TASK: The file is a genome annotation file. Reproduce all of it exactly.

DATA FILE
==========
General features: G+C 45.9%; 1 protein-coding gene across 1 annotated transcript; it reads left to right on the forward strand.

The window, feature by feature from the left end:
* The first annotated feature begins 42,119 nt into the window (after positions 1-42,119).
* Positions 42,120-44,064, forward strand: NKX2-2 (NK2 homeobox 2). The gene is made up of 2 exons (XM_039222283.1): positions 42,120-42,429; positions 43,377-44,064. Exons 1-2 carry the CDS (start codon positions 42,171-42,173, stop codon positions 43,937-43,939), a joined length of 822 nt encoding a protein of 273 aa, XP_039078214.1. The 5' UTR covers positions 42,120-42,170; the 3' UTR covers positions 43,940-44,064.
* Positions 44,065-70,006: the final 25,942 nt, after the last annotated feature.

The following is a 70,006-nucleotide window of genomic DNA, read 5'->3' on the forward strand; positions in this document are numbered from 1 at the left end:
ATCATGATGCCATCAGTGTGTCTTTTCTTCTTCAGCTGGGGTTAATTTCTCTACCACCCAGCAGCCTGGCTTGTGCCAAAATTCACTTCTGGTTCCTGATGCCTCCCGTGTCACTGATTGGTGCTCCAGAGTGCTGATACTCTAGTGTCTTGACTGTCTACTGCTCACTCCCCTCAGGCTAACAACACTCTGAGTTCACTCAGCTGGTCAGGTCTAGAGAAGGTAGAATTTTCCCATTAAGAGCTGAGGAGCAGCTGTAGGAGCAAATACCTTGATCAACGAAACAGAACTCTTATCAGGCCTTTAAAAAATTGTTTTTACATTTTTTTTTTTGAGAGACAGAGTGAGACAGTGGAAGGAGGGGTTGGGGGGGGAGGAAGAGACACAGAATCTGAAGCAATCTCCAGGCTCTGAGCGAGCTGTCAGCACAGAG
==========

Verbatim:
General features: G+C 45.9%; 1 protein-coding gene across 1 annotated transcript; it reads left to right on the forward strand.

The window, feature by feature from the left end:
* The first annotated feature begins 42,119 nt into the window (after positions 1-42,119).
* Positions 42,120-44,064, forward strand: NKX2-2 (NK2 homeobox 2). The gene is made up of 2 exons (XM_039222283.1): positions 42,120-42,429; positions 43,377-44,064. Exons 1-2 carry the CDS (start codon positions 42,171-42,173, stop codon positions 43,937-43,939), a joined length of 822 nt encoding a protein of 273 aa, XP_039078214.1. The 5' UTR covers positions 42,120-42,170; the 3' UTR covers positions 43,940-44,064.
* Positions 44,065-70,006: the final 25,942 nt, after the last annotated feature.

The following is a 70,006-nucleotide window of genomic DNA, read 5'->3' on the forward strand; positions in this document are numbered from 1 at the left end:
ATCATGATGCCATCAGTGTGTCTTTTCTTCTTCAGCTGGGGTTAATTTCTCTACCACCCAGCAGCCTGGCTTGTGCCAAAATTCACTTCTGGTTCCTGATGCCTCCCGTGTCACTGATTGGTGCTCCAGAGTGCTGATACTCTAGTGTCTTGACTGTCTACTGCTCACTCCCCTCAGGCTAACAACACTCTGAGTTCACTCAGCTGGTCAGGTCTAGAGAAGGTAGAATTTTCCCATTAAGAGCTGAGGAGCAGCTGTAGGAGCAAATACCTTGATCAACGAAACAGAACTCTTATCAGGCCTTTAAAAAATTGTTTTTACATTTTTTTTTTTGAGAGACAGAGTGAGACAGTGGAAGGAGGGGTTGGGGGGGGAGGAAGAGACACAGAATCTGAAGCAATCTCCAGGCTCTGAGCGAGCTGTCAGCACAGAG